Berger’s sentiments were echoed by several EDC members throughout the meeting, including Patti Miller, who has been at the forefront in the effort to develop a performing arts center in the area. Miller said the current economic crisis will likely run its course, but resort leaders needed to be prepared to ride it out.
“We know the economy is not always going to be like this,” she said. “It’s just part of a larger cycle, but we can get through this by being creative and proactive. It’s what we’ve always done in the past.”
Ocean City Councilwoman Mary Knight told EDC members despite the economy and the obvious budget constraints, the resort was in good position to reach out to potential visitors this year. Knight said tourism in Ocean City was down about 3.5 percent, which is right at the national average for similar destinations, but there was reason for optimism.
“The good news is, we’re in the first full fiscal year with the new room tax and we’ll be able to spend $4 million on advertising,” she said. “We know it’s going to be tough, but we’re committed to spending more money on advertising and we have some exciting things in the works.”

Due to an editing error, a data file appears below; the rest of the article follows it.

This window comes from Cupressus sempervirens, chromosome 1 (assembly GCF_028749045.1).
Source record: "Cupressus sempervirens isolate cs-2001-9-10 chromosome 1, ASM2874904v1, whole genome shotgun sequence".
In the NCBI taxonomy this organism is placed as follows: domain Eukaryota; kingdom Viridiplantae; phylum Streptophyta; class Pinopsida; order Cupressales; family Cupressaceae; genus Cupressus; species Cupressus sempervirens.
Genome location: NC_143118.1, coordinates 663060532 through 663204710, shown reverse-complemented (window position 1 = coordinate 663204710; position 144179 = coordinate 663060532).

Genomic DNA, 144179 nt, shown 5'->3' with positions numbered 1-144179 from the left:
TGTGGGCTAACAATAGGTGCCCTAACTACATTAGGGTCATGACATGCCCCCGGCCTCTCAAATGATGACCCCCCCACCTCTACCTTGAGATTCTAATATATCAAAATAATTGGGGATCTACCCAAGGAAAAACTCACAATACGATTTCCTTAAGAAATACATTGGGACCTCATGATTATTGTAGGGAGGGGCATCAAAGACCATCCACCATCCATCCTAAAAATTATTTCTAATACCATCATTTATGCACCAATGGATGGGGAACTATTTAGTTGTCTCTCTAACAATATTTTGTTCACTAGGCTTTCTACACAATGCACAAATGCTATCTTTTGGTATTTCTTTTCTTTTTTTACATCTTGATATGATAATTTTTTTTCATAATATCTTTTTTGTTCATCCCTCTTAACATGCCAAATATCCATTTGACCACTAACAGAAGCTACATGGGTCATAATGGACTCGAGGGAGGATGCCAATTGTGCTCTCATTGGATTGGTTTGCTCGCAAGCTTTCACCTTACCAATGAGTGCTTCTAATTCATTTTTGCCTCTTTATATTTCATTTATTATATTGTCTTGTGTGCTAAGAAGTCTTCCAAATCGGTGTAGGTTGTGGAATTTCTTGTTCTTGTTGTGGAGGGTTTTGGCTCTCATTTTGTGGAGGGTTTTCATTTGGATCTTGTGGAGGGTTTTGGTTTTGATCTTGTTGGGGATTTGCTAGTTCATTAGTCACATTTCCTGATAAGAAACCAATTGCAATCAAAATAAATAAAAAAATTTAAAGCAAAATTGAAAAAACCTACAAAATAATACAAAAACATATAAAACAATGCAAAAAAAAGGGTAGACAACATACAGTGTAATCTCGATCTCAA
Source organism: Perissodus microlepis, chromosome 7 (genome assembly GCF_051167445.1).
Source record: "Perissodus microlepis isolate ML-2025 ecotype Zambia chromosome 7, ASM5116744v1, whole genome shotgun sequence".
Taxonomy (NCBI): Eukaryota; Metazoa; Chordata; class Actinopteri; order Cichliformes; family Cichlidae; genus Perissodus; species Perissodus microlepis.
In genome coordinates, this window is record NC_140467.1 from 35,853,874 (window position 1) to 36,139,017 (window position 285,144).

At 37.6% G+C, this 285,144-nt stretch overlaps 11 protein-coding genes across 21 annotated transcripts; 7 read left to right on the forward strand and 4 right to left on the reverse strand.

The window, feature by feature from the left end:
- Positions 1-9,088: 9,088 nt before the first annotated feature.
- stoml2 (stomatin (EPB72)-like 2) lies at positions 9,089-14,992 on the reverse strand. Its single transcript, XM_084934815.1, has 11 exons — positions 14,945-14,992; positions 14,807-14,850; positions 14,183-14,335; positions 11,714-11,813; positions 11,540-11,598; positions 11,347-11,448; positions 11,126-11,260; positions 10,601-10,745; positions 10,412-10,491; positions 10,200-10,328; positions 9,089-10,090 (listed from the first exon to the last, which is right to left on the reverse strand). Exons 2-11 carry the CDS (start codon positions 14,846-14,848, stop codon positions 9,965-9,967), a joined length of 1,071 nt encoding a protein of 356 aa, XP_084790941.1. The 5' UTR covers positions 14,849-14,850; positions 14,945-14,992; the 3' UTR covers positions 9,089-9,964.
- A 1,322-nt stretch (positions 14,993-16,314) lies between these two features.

Similar comments were sprinkled throughout the meeting as EDC members heard from several committees throughout the resort. The following are some of the highlights of the discussion:
Convention Center: Roland E. Powell Convention Center Sales Director Fred Wise told EDC members advanced bookings for 2009 looked promising despite the economy with one contracted group expressing reservations about holding their event thus far. Wise said the events this year have been well attended with a couple of major events including the Seaside Boat Show and the American Cheerleading Academy expected to max out.